After years of consultation, last month finally saw EU legislation passed to minimise the sale and use of plastic bags across the UK.
Under the new plans, which are set for introduction in October 2014, member states will have the opportunity to charge a levy for single-use synthetic bags, aiming to halve hand-outs over three years and slash total commercial use by over 80% before 2024. This also presents the opportunity for states to completely prohibit the production and use of plastic bags, without breaching single market rules, as well as imposing forceful penalties for failing to comply – a huge step forward in environmental terms.
This is a positive move, reducing the use of a throw-away item and environmental contaminate, and outlines rising government commitment to minimising environmental impact, as well as highlighting the priority of sustainability in the political agenda.
This is no doubt excellent news for the recycling industry, and furthers the fantastic work already undertaken by retailers, who have led the way in plastics reduction by eliminating unnecessary packaging waste and imposing charges for plastic bags. However, with huge targets already set for reducing use, alongside the challenges surrounding effective plastic recycling, more still needs to be done to meet and drive forward effective sustainable strategies.
Although we all have our part to play in minimising the unnecessary use and disposal of plastics, further government support and funding is essential to meet these goals. Recent statistics released by The UK Household Plastics Collection Survey further this, highlighting typical costs associated with recycling plastics and the gap in funding to achieve outlined targets.
The 50% of plastic bottles recycled in the UK in 2012, for example, cost well over £24m, while only 17% of councils could afford to provide a free household collection service. What’s more, recycling targets are set to rise by over 5% every year to meet 2020 figures, despite a negligible rise in funding. The figures speak for themselves; targets are high, while funding is still startlingly low. Add to that the confusion of what type of plastics can and can’t be recycled – it’s a mountain to climb.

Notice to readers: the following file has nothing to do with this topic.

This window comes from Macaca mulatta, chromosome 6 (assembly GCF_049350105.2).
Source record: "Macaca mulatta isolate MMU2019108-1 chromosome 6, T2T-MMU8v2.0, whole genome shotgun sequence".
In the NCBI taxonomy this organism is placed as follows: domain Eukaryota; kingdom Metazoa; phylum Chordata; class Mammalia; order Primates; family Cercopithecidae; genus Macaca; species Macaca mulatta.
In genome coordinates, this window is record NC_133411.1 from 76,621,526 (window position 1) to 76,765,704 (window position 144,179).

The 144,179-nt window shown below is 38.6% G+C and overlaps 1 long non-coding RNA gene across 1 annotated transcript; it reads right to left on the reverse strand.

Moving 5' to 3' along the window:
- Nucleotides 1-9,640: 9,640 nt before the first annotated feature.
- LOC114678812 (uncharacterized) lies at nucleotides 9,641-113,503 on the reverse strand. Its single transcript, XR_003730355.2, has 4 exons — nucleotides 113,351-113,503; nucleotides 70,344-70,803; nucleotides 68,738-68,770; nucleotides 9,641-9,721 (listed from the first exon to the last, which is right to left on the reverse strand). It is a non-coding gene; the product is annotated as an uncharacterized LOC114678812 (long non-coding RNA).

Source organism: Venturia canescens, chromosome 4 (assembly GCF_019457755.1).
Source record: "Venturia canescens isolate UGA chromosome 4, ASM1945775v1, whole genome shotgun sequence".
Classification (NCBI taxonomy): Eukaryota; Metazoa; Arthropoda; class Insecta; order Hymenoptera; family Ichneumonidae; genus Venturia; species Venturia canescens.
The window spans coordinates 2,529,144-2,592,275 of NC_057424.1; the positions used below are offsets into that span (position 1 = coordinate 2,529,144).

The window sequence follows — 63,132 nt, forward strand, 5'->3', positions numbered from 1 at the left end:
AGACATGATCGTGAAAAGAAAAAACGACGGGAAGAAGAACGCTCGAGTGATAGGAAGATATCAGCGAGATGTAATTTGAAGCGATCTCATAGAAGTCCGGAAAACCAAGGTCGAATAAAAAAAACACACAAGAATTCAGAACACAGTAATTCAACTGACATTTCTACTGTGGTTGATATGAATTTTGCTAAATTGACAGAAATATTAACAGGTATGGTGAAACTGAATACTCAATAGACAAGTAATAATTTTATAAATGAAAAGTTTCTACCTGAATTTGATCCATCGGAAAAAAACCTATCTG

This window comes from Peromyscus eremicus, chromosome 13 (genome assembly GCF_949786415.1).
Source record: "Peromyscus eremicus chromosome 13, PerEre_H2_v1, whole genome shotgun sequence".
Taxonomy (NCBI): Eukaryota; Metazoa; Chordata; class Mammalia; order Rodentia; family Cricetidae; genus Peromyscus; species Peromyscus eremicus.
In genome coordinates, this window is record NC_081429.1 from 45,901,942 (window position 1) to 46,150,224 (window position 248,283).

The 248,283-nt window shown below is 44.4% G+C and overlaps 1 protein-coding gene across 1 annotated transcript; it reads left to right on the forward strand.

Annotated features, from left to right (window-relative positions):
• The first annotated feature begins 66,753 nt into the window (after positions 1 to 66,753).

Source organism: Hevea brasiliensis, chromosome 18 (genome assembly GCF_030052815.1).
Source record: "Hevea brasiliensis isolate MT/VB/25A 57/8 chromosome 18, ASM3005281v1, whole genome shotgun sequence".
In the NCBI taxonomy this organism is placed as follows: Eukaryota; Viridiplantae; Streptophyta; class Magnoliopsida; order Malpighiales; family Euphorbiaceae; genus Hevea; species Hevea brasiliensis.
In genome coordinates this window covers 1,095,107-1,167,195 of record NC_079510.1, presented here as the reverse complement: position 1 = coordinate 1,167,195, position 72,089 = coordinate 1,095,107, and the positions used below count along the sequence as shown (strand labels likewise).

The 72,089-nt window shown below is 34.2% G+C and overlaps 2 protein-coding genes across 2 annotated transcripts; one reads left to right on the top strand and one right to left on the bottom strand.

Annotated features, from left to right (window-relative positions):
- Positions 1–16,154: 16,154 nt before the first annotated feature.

Over the last few years, Prova has worked alongside a number of specialist organisations in the waste management and environmental sector, helping to raise the profile of sustainable solutions and encouraging the national introduction of green alternatives.
From plastics and fines handling to complete MRF solutions, our team of practitioners has seen the industry progress dramatically, from initial regulations to international government guidelines detailing specific requirements for reuse and disposal guidelines.
We believe that the decision to bin the plastic bag is most definitely a step in the right direction. What’s more, it highlights that environmental management is becoming a key priority in the political agenda. However, with a level of uncertainty about how future targets can be achieved, let alone insufficient financial support for collection, education and processing, it seems clear that further backing is critical to drive forward these strategies and prioritise effective techniques to minimise the impact of synthetics.